A game that was built from the ground up to not just be a more realistic kind of puzzle-driven dungeon crawler, but a full blown life simulation too.  To that end, you had skills not just oriented around combat and spellcasting, but for swimming, conversing, identifying items and bartering with NPCs among many others.  It had a lighting system and rudimentary physics for platforming, letting objects bounce off of walls (and activate switches) and no single set solution for most puzzles, letting the player take an innovative approach to figuring out the game's mysteries.  Downright mind-blowing stuff for 1992, and the influence it's had on the industry since is immeasurable. inspiring games like Elder Scrolls, Half-Life 2, Deus Ex, and numerous others.  It's a bit clumsy and awkwardly slow to play today, but it's nevertheless a great game and an important building block for gaming as a whole.

64. Kenshi (Lo-Fi Games, 2018)

An independent game in development for over twelve years, released on Steam Early Access in 2013 and finally given a proper Version 1.0 release at the tail end of 2018.  So for all that effort, it had to be good, right?  Well, yes.  In fact, Kenshi actually feels like a fully-realized version of Fallouts 4 and 76 in some respects, providing a game that feels like a well-constructed and cohesive whole instead of a mishmash of half-baked ideas in an engine that wasn't really built for them.  Basically an open world sandbox RPG with a real time strategy bent set in an expansive environment that combines low fantasy and post-apocalyptic science fiction, Kenshi is an oddity in that the player isn't a "chosen one" or anything of the sort; in fact, there isn't really even an overarching storyline.  Just a complex backdrop and several walks of life for you to start in (from being a lowly adventurer to a holy knight to an escaped slave to an exile from a strange insect-like race) and once you start, you're just left to your own devices.  As you play more and more you'll slowly build up your stats and resources, recruit allies, construct bases and steadily make your way to becoming a substantial presence in  the world from basically nothing, and that's always fun.  The strangeness of the setting and the complex, yet intuitive gameplay lend it a lot of charm, and of course, player modding only lets you tweak the experience to your exact tastes.  The kind of engrossing, endlessly deep experience only the PC platform can provide, and Kenshi does it exceptionally well.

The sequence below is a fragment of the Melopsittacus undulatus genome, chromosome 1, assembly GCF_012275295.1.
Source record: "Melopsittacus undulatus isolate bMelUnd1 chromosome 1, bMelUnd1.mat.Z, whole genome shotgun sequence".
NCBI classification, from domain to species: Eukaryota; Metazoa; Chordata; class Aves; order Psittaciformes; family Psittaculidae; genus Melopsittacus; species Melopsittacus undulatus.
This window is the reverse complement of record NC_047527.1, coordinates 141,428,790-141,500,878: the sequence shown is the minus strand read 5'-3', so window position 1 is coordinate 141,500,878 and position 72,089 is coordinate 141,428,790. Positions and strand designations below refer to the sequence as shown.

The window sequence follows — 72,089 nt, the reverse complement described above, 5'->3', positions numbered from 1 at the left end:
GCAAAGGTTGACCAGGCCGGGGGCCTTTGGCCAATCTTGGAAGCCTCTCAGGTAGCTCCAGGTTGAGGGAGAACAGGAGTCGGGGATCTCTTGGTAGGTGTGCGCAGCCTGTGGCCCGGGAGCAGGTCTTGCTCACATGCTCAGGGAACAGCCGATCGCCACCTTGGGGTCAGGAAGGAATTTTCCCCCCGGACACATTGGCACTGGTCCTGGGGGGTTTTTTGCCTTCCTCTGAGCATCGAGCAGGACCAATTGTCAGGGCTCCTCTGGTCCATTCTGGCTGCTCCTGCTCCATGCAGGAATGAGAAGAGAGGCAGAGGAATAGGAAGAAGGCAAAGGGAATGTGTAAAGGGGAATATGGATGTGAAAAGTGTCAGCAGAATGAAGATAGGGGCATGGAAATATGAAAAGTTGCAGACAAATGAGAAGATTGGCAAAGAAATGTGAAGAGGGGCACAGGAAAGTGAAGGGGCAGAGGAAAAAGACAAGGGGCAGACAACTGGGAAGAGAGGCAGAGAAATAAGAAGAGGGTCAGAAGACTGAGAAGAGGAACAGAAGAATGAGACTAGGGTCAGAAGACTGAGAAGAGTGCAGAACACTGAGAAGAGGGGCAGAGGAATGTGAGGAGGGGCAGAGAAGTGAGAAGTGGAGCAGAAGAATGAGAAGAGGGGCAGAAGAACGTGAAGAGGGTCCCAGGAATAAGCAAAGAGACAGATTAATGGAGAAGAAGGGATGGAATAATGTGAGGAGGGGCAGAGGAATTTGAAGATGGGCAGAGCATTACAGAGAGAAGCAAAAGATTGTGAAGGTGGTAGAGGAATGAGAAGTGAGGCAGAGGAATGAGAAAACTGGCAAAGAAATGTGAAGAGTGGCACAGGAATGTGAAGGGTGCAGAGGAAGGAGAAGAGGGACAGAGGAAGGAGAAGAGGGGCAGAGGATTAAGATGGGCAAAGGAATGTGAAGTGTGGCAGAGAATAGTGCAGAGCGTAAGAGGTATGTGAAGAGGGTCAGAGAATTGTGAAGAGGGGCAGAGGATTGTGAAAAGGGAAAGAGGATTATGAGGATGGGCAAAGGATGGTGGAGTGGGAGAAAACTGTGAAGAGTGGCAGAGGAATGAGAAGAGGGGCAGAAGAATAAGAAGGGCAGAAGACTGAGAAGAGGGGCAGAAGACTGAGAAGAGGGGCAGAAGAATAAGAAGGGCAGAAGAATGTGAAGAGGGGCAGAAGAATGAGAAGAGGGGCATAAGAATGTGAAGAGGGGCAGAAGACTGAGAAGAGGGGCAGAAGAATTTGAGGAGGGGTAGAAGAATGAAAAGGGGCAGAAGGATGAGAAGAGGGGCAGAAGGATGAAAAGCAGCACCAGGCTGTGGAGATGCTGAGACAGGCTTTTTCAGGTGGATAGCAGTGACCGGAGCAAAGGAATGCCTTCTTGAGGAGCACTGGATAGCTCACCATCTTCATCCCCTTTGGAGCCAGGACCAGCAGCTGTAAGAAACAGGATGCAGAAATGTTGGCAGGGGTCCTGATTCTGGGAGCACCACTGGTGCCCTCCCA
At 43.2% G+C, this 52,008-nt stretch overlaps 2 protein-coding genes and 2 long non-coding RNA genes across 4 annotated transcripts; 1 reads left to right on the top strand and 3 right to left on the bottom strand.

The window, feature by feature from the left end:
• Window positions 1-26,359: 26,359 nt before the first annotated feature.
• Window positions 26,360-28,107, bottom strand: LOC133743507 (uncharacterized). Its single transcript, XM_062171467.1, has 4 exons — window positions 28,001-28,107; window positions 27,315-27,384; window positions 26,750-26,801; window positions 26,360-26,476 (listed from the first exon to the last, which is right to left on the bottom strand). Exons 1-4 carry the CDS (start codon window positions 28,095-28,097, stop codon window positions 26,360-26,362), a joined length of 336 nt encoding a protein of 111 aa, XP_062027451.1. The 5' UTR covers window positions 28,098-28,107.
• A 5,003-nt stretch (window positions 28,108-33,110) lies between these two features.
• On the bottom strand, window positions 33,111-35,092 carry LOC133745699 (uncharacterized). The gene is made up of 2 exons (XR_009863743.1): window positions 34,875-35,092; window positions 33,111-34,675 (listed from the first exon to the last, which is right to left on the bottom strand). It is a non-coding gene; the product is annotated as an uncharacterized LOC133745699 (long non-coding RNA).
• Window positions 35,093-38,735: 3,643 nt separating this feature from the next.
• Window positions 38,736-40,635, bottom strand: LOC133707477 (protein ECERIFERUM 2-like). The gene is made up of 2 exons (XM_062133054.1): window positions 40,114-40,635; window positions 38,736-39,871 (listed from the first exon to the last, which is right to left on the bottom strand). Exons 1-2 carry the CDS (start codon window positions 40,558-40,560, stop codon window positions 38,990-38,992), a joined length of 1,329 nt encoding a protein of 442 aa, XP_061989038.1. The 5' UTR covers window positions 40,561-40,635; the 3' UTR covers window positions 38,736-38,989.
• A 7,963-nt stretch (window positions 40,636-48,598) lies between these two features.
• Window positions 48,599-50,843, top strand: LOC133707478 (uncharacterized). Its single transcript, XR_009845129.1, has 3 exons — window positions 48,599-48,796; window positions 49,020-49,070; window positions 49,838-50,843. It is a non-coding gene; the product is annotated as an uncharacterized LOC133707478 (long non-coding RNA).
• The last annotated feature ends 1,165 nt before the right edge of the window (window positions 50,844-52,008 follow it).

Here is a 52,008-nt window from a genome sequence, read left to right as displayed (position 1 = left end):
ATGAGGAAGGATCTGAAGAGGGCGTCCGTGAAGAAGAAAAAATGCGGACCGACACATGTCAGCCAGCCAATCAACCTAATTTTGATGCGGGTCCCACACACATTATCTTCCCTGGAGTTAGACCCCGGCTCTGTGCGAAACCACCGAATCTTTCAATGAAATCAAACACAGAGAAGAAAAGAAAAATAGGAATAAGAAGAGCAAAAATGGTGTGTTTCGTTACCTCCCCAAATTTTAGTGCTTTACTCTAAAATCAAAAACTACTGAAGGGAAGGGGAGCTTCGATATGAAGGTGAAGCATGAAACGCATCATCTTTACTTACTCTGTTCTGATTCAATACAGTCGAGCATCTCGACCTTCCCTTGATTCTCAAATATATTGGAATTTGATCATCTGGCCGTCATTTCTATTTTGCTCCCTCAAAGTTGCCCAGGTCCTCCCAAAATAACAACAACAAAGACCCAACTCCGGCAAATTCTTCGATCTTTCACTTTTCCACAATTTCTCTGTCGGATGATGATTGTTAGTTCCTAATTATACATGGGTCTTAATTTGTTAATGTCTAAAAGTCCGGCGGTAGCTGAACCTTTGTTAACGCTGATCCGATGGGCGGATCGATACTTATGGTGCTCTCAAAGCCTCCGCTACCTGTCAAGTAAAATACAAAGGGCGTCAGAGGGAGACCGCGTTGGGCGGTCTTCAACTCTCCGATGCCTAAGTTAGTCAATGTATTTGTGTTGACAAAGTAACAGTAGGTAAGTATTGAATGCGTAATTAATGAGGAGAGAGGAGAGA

63. Grim Fandango (LucasArts, 1998)

Grim Fandango, like many LucasArts-produced adventure games, got very good reviews and is regarded as a masterpiece of writing and design; however, it also came at a time when the genre was on very weak footing and sold poorly as a result, leading the company to exit the market shortly thereafter.  But with the advent of high-definition remasters, people can finally appreciate it for what it is - an ingenious, creative title with an art style heavily inspired by Dia de Los Muertos and writing that combines twisted comedy, noir and drama into a masterful and highly compelling blend.

62. Alvora Tactics / Voidspire Tactics (Rad Codex, 2015/2017)

Rad Codex is a name I've grown to love in the short while I've known of them, mostly because they're one of the few indie devs I've seen that finally gets what made classic CRPGs like Fallout, Ultima and Might and Magic great.  They afford the player a deep combat and character-customizing experience and great amount of freedom to explore the world and forge their own path while not getting bogged down in flowery overwrought dialog, a story that tries to overstep its bounds into the realm of pretense or tedious busywork; you just get to roam and enjoy yourself while facing whatever challenge comes your way, taking everything at your own pace, and every fight you get into feels like there's really something at stake and it's not just boring filler.  (It also helps that the combat is heavily modeled on Final Fantasy Tactics, another of my favorites).  Quality over quantity, playing to your strengths and not getting full of yourself even when you make something genuinely good; more CRPG devs need to take lessons from Rad Codex.

61. Horizon's Gate (Rad Codex, 2020)

A game that has been described by many as "Final Fantasy Tactics by way of Uncharted Waters", and upon playing it, I can certainly confirm that is indeed the case.  You build a character, take part in turn-based battles both on foot and by sea, unlock new classes as the game progresses, and can basically explore, trade or become a privateer at your leisure, taking part in ship battles or legitimate business to earn loot for later upgrades.  Inventory management and item manipulation is simple as can be too, using a keyboard-and-mouse interface that reminds me more than a bit of the classic Ultimas.  It's certainly not the deepest example of anything it attempts to be, but it is a lot of fun, and really, that's what I come to a game for anyway.  Sacrilege, I know.